DNT+ or Sandbox ? Rated 1 out of 5 stars
Well, With Do Not Track Plus, all NAI's companies can store their own cookies. We don't like that.
Firefox does efficiently refuse third party cookies, when this option is set ON.
I have read all recent reviews and this add-on still does not convince me.
Finally I rather use the SANDBOX of Quick Heal Total Security 2013. So cookies are stored in a virtual environment.
You seem to be confused...
...about how DNTMe works. DNTMe blocks tracking requests from ever taking place. It does not set NAI opt-out cookies. Perhaps you're thinking of TACO (Targeted Advertising Cookie Opt Out), which is an old product of ours?
Rated 1 out of 5 stars
We have tested DNT+ in Firefox 14.0.1. It is working fine, indicating great numbers of tracking companies.
However DNT+ has added 177 unwished cookies which cannot be deleted with Firefox as they always are immediately re-inserted. These enforced cookies comes from companies who joined the "Network Advertising Initiative" (NAI).
Is there a DNT+ option which prevent from inserting NAI opt-out cookies ?
I did not find such an option.
Firefox already protect us efficiently from third-party cookies. What is this DNT+ made for ?
Why should I consider Abine inc. as a trusted editor ?
Why should I be tracked by NAI companies ?
Explaining what opt-out cookies are
Thanks for your raising your concerns on cookies. You're not the first to do so. Because many of our users are confused by opt-out cookies, we're removing them from future versions of DNT+.
To manage your opt-out cookies through DNT+ in IE, Chrome, or Firefox (Safari doesn't allow third-party cookies), simply visit any web page with ad networks (bossip.com is one site with a lot of them), click on the DNT+ icon to expand the window, click on the "ad networks" tab, and you'll see the message "advertising opt-out cookies are ON." Click "turn off" and they'll be gone.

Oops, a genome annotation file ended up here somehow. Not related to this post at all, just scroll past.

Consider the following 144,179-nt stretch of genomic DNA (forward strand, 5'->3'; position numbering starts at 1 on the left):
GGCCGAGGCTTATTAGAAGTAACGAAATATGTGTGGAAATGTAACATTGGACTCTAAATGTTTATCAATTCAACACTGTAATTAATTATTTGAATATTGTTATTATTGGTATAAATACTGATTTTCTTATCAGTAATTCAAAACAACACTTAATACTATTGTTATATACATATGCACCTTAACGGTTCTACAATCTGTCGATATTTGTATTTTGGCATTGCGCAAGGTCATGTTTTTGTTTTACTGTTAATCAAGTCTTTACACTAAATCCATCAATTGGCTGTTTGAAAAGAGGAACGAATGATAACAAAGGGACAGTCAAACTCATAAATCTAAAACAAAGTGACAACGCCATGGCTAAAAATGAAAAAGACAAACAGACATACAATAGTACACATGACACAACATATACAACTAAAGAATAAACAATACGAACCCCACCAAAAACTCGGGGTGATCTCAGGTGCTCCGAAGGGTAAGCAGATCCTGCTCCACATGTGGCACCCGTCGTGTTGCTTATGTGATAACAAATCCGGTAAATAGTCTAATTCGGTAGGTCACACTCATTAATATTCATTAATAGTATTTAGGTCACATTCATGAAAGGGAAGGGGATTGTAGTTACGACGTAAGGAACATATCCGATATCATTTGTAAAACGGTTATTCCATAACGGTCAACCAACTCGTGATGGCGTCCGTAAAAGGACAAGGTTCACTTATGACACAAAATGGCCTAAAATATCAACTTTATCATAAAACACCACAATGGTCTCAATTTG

Here's the story on opt-out cookies:
We agree with some of the reviews that opt-out cookies are not the most effective and blocking is more effective, but opt-out cookies are simply an extra layer of protection. You can gain privacy from setting them, but you don't lose anything. The NAI states that the opt-out cookies don't collect any of your information. Think of them more like a privacy setting than a regular cookie.
Also, your statement that Firefox already protects you from third-party cookies isn't true. Private browsing mode only prevents session cookies from being set. However, it does nothing to stop ad networks, tracking companies, and social networks--all of which DNT+ blocks. And Firefox's built-in Do Not Track header doesn't block tracking either: it's merely a signal that your browser puts out to any website you visit saying that you don't want to be tracked, but 99% of websites don't actually comply with it. Nor do they have to: it's a completely voluntary standard. You can read more about it here: http://news.cnet.com/8301-31921_3-57384193-281/firms-embrace-do-not-track-for-targeted-ads-only/
Why should you trust us? Aside from the fact that we don't collect any user information, we'd be crazy or stupid or both to take advantage of anyone's personal data because we're a for-profit privacy company. We have a freemium model and make our money by clearly delivering services that users choose to pay for that increase their privacy, like our DeleteMe service: www.abine.com/deleteme.
Thanks for sharing your concerns. I hope we've clarified things for you and that you'll consider changing your review.